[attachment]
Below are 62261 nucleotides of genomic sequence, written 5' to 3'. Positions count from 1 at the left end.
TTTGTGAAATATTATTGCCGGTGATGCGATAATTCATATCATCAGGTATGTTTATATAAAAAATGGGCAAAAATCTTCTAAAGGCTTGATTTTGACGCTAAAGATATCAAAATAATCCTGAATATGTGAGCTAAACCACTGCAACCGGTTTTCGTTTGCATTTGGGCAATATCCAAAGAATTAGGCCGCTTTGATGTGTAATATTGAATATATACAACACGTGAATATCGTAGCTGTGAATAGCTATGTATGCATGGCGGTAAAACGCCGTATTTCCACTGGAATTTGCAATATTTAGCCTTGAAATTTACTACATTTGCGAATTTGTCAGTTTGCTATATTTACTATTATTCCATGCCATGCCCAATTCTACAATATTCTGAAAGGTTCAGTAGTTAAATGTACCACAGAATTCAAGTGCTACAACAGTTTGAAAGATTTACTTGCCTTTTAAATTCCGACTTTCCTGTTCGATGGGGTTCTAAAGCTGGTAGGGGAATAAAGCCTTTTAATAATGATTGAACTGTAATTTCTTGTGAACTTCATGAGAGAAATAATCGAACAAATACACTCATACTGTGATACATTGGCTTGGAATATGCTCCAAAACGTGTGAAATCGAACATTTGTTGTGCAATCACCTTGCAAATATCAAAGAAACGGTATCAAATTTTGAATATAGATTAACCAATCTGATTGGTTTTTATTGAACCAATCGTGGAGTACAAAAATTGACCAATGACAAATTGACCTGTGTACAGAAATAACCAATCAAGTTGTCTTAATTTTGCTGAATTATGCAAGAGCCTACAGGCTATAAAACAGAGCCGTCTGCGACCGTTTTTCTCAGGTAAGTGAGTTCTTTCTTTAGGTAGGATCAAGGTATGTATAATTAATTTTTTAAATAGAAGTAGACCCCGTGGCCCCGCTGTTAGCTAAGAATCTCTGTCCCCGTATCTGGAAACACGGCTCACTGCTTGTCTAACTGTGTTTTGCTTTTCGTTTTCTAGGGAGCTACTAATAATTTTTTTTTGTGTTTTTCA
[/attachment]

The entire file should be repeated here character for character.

Below are 62261 nucleotides of genomic sequence, written 5' to 3'. Positions count from 1 at the left end.
TTTGTGAAATATTATTGCCGGTGATGCGATAATTCATATCATCAGGTATGTTTATATAAAAAATGGGCAAAAATCTTCTAAAGGCTTGATTTTGACGCTAAAGATATCAAAATAATCCTGAATATGTGAGCTAAACCACTGCAACCGGTTTTCGTTTGCATTTGGGCAATATCCAAAGAATTAGGCCGCTTTGATGTGTAATATTGAATATATACAACACGTGAATATCGTAGCTGTGAATAGCTATGTATGCATGGCGGTAAAACGCCGTATTTCCACTGGAATTTGCAATATTTAGCCTTGAAATTTACTACATTTGCGAATTTGTCAGTTTGCTATATTTACTATTATTCCATGCCATGCCCAATTCTACAATATTCTGAAAGGTTCAGTAGTTAAATGTACCACAGAATTCAAGTGCTACAACAGTTTGAAAGATTTACTTGCCTTTTAAATTCCGACTTTCCTGTTCGATGGGGTTCTAAAGCTGGTAGGGGAATAAAGCCTTTTAATAATGATTGAACTGTAATTTCTTGTGAACTTCATGAGAGAAATAATCGAACAAATACACTCATACTGTGATACATTGGCTTGGAATATGCTCCAAAACGTGTGAAATCGAACATTTGTTGTGCAATCACCTTGCAAATATCAAAGAAACGGTATCAAATTTTGAATATAGATTAACCAATCTGATTGGTTTTTATTGAACCAATCGTGGAGTACAAAAATTGACCAATGACAAATTGACCTGTGTACAGAAATAACCAATCAAGTTGTCTTAATTTTGCTGAATTATGCAAGAGCCTACAGGCTATAAAACAGAGCCGTCTGCGACCGTTTTTCTCAGGTAAGTGAGTTCTTTCTTTAGGTAGGATCAAGGTATGTATAATTAATTTTTTAAATAGAAGTAGACCCCGTGGCCCCGCTGTTAGCTAAGAATCTCTGTCCCCGTATCTGGAAACACGGCTCACTGCTTGTCTAACTGTGTTTTGCTTTTCGTTTTCTAGGGAGCTACTAATAATTTTTTTTTGTGTTTTTCA